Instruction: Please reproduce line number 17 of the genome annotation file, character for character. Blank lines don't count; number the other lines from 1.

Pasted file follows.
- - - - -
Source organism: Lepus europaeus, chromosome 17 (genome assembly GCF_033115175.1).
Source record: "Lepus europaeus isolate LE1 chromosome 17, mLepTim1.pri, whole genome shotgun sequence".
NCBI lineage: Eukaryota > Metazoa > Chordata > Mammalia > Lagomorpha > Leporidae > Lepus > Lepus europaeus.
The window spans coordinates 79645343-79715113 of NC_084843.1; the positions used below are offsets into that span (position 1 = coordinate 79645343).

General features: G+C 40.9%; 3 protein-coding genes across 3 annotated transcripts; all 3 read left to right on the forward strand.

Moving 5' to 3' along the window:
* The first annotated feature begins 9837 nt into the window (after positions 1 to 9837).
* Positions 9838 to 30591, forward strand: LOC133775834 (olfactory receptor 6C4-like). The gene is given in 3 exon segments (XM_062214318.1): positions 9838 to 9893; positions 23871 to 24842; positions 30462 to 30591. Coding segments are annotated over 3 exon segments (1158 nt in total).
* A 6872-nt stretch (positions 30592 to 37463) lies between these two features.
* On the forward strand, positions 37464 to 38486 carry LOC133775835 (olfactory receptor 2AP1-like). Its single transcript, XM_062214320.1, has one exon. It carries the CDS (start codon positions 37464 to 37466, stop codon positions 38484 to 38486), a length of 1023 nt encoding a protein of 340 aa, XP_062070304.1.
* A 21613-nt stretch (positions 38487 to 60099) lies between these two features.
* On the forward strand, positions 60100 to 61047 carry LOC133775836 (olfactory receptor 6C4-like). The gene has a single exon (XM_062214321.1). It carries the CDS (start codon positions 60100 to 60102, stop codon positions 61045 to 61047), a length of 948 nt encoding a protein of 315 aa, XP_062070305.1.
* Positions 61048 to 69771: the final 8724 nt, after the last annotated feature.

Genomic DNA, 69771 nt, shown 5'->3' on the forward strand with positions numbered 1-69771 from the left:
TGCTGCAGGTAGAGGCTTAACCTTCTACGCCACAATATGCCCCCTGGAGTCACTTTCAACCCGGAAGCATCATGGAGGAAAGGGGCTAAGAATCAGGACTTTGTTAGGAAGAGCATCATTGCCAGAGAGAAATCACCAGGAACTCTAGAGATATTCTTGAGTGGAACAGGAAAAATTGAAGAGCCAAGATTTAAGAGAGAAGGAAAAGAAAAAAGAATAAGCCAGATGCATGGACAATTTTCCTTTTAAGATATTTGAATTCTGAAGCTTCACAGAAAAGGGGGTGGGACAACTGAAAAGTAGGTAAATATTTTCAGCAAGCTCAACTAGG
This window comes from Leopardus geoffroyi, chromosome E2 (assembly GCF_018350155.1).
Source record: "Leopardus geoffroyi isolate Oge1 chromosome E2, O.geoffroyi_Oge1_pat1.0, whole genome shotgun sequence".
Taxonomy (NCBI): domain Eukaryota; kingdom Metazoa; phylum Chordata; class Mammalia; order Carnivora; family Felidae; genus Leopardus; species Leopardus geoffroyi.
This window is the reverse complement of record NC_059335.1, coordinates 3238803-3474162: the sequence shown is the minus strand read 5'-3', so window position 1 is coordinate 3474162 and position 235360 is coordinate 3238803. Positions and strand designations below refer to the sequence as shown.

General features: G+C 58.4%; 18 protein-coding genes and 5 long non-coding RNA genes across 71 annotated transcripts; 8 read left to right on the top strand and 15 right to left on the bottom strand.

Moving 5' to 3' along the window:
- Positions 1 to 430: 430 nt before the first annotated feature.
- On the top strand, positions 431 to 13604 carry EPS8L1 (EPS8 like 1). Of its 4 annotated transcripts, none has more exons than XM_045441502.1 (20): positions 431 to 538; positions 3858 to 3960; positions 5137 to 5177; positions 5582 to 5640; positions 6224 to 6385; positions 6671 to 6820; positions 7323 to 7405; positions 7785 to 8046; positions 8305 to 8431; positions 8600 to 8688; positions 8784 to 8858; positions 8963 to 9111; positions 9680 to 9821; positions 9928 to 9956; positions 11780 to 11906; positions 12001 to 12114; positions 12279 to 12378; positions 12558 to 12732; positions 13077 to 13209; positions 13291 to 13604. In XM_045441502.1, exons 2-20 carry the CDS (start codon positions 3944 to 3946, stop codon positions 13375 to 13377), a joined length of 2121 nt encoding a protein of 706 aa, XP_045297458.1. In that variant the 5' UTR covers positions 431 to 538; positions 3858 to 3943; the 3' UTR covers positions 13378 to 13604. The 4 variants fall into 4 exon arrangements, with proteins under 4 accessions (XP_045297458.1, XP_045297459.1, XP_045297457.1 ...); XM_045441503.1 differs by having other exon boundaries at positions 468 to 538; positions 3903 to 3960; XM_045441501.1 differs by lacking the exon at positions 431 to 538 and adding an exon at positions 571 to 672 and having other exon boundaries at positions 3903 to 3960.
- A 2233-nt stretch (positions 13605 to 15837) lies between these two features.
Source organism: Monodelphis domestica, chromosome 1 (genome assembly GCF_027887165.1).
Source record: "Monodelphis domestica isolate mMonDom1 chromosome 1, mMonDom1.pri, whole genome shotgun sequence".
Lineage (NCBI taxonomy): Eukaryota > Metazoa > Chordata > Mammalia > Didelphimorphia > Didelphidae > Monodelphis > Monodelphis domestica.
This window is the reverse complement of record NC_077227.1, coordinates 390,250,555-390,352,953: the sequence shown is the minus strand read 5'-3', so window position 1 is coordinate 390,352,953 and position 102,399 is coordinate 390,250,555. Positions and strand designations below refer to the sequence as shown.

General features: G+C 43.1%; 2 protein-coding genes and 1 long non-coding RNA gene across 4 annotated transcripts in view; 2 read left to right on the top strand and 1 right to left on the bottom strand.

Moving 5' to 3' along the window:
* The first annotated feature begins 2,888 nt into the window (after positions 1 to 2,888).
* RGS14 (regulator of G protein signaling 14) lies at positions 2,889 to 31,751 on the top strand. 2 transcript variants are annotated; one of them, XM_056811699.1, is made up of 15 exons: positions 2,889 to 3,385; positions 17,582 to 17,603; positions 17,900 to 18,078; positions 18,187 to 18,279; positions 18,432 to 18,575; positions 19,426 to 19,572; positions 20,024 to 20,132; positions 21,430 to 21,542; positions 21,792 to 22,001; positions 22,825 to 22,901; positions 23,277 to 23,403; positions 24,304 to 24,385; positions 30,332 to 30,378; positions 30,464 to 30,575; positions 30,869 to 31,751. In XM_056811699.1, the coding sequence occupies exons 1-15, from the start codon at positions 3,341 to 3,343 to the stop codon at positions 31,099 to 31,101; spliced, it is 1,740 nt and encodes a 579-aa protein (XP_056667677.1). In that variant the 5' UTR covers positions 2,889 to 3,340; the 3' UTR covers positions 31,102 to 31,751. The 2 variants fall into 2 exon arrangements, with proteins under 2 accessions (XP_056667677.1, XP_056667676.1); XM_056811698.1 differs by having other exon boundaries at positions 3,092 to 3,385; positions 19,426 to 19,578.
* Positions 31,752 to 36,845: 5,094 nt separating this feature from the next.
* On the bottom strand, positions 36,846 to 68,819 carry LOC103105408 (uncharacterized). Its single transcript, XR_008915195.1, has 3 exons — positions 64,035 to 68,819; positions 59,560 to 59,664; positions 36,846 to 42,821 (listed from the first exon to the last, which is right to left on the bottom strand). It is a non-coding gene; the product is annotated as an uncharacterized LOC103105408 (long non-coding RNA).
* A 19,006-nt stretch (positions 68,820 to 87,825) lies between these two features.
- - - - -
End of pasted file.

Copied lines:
Source record: "Leopardus geoffroyi isolate Oge1 chromosome E2, O.geoffroyi_Oge1_pat1.0, whole genome shotgun sequence".